Coronavirus: Abu Dhabi invests Dh3.6m in new technology to boost Covid-19 fight

The Abu Dhabi Stem Cells Centre is developing new ways to help gain insights into the body's defence against coronavirus

Researchers work to develop medication that can be used to treat Covid-19 patients at Abu Dhabi Stem Cell Centre. Courtesy: Wam
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Pioneering scientists in Abu Dhabi have unveiled new cutting-edge technology which is set to provide vital support to patients battling Covid-19.

The Abu Dhabi Stem Cell Centre (ADSCC) has invested Dh3.6 million on a Helios Mass Cytometer, a state-of-the-art tool which experts say will help bolster the body’s defence against the virus.

The cytometer, the only one of its kind in the Middle East, will enable scientists at the centre to quickly and accurately profile individual human cells, allowing them to study and monitor a patient’s immune response to the virus.

"With this tool, the ADSCC can study clinical outcomes and changes in inflammatory or immune function from blood samples of Covid-19 patients,’’ an ADSCC spokesperson said.

"This will allow us to address some of the pressing questions that remain unanswered regarding Covid-19.’’

Staff at the centre are currently receiving training on the operation of the new machine, which they have affectionately dubbed ''The Lamborghini''.

Scientists leading efforts to stem the spread of Covid-19 are seeking to assess whether those most at risk of severe symptoms can be identified early, what interventions can reduce its severity and what vaccines will prove most effective in staving off the virus.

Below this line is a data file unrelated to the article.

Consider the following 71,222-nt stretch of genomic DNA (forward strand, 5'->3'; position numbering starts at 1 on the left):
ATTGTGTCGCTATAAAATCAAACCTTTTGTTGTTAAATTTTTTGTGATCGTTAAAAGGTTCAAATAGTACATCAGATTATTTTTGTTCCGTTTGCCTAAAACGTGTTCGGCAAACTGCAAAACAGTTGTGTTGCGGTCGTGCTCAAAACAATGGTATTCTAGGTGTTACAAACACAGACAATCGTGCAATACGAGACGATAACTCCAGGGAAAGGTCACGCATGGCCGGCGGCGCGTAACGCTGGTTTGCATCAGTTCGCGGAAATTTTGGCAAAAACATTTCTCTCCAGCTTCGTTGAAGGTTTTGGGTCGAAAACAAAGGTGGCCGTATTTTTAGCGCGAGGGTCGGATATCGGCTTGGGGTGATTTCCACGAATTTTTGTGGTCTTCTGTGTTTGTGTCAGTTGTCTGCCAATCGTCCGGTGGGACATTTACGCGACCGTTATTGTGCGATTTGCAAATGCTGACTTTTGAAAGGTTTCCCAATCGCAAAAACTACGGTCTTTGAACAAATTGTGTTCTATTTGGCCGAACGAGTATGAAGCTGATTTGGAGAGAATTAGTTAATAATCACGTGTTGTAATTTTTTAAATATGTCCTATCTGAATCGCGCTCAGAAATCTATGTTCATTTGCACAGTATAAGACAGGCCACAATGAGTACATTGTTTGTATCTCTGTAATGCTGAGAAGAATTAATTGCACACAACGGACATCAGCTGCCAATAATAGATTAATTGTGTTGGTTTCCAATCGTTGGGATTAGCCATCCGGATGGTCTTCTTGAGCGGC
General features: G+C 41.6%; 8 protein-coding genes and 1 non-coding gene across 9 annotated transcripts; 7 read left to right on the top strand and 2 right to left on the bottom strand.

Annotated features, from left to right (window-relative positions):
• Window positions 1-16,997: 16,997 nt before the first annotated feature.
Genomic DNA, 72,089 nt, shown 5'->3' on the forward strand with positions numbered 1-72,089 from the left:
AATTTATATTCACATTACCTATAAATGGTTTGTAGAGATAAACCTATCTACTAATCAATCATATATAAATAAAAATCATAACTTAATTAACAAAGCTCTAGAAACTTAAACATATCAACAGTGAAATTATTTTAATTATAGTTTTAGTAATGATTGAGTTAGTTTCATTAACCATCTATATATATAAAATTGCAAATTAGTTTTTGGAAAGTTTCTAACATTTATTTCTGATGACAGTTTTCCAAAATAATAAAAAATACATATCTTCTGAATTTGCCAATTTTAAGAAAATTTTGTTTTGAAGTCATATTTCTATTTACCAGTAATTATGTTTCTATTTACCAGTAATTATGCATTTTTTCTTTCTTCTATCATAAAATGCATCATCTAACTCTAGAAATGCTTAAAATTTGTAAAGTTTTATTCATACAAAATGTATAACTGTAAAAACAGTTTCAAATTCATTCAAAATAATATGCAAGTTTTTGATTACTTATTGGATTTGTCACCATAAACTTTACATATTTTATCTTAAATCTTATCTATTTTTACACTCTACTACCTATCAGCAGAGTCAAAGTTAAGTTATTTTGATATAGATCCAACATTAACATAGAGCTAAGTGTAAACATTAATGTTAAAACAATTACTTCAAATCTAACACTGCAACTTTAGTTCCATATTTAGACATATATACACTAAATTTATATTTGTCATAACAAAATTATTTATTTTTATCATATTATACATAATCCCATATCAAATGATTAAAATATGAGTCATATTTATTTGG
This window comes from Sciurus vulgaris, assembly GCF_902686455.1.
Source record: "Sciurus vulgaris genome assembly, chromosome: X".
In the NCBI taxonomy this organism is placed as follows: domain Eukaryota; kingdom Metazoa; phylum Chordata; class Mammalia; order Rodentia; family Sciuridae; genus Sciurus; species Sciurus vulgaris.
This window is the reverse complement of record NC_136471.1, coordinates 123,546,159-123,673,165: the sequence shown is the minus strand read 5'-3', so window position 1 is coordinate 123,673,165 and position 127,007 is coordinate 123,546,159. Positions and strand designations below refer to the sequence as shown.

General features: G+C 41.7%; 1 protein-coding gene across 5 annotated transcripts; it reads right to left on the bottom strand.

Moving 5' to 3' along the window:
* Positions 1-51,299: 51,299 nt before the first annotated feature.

The centre recently introduced a new therapy to treat the effects of Covid-19, which has proved fruitful for a number of patients with severe symptoms.

It involves isolating then activating stem cells taken from the patient's blood before they are nebulised into a fine mist so they can be inhaled into the lungs.

The first UAE patient to recover from Covid-19 after undergoing the stem-cell therapy told The National last month of his gruelling journey to "full health" after being placed in a coma to stop his organs shutting down.

Abdullahi Rodhile, 50, from Somalia, contracted the virus on March 30 and, because of an existing heart condition, his health deteriorated quickly.

The virus attacked his kidneys and lungs so badly that doctors rushed him into the intensive care unit at Sheikh Khalifa Medical City in Abu Dhabi and put him in an induced coma for 20 days.

“I was brought back to life. I was dead and now I am alive,” said Mr Rodhile, who works as a cargo clerk.

“I have never been better. Thank God."

He spent 40 days in intensive care but only after he started the stem cell therapy did his lungs begin to improve slightly.

Mr Rodhile eventually healed enough to gradually awaken from the coma.

Scientists at Abu Dhabi Stem Cell Centre are continuing to harness latest technologies in order to aid patients in ill health.

The centre announced on Saturday it is to begin offering Minimal Residual Disease tests for cancer patients – a first in the UAE.

The highly specialised test allows physicians to spot residual, potentially-resistant cells that can lead to a relapse in patients. Currently such a test is not available in the Emirates and cancer patients have to travel abroad to be tested because the test requires the use of a fresh sample to be accurate.